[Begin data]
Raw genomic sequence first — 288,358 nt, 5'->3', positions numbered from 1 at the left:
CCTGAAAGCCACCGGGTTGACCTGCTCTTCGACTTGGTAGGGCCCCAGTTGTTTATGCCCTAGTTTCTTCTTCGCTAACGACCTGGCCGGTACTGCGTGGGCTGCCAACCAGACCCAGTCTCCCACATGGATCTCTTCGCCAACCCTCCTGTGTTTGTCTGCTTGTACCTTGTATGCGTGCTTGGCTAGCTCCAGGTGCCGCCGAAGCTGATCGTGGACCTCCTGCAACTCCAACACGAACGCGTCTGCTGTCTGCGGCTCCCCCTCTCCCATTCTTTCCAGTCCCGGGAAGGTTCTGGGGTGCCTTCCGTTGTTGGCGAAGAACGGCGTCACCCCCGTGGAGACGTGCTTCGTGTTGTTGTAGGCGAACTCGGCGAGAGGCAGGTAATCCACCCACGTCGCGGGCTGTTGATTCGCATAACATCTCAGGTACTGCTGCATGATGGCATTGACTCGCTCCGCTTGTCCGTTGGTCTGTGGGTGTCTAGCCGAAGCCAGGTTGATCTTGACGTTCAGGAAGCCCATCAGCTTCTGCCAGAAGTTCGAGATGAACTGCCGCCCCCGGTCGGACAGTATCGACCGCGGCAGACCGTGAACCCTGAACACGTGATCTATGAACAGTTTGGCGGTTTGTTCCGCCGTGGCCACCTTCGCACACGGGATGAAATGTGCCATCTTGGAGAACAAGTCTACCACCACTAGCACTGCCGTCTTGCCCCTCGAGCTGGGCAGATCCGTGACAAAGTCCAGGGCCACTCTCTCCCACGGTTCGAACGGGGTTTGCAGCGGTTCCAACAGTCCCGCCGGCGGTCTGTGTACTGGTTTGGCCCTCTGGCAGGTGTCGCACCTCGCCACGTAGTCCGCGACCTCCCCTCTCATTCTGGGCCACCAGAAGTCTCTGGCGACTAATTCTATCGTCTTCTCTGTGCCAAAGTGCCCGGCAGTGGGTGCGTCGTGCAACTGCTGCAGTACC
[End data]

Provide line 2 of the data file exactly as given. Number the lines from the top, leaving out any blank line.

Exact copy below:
CCTGAAAGCCACCGGGTTGACCTGCTCTTCGACTTGGTAGGGCCCCAGTTGTTTATGCCCTAGTTTCTTCTTCGCTAACGACCTGGCCGGTACTGCGTGGGCTGCCAACCAGACCCAGTCTCCCACATGGATCTCTTCGCCAACCCTCCTGTGTTTGTCTGCTTGTACCTTGTATGCGTGCTTGGCTAGCTCCAGGTGCCGCCGAAGCTGATCGTGGACCTCCTGCAACTCCAACACGAACGCGTCTGCTGTCTGCGGCTCCCCCTCTCCCATTCTTTCCAGTCCCGGGAAGGTTCTGGGGTGCCTTCCGTTGTTGGCGAAGAACGGCGTCACCCCCGTGGAGACGTGCTTCGTGTTGTTGTAGGCGAACTCGGCGAGAGGCAGGTAATCCACCCACGTCGCGGGCTGTTGATTCGCATAACATCTCAGGTACTGCTGCATGATGGCATTGACTCGCTCCGCTTGTCCGTTGGTCTGTGGGTGTCTAGCCGAAGCCAGGTTGATCTTGACGTTCAGGAAGCCCATCAGCTTCTGCCAGAAGTTCGAGATGAACTGCCGCCCCCGGTCGGACAGTATCGACCGCGGCAGACCGTGAACCCTGAACACGTGATCTATGAACAGTTTGGCGGTTTGTTCCGCCGTGGCCACCTTCGCACACGGGATGAAATGTGCCATCTTGGAGAACAAGTCTACCACCACTAGCACTGCCGTCTTGCCCCTCGAGCTGGGCAGATCCGTGACAAAGTCCAGGGCCACTCTCTCCCACGGTTCGAACGGGGTTTGCAGCGGTTCCAACAGTCCCGCCGGCGGTCTGTGTACTGGTTTGGCCCTCTGGCAGGTGTCGCACCTCGCCACGTAGTCCGCGACCTCCCCTCTCATTCTGGGCCACCAGAAGTCTCTGGCGACTAATTCTATCGTCTTCTCTGTGCCAAAGTGCCCGGCAGTGGGTGCGTCGTGCAACTGCTGCAGTACC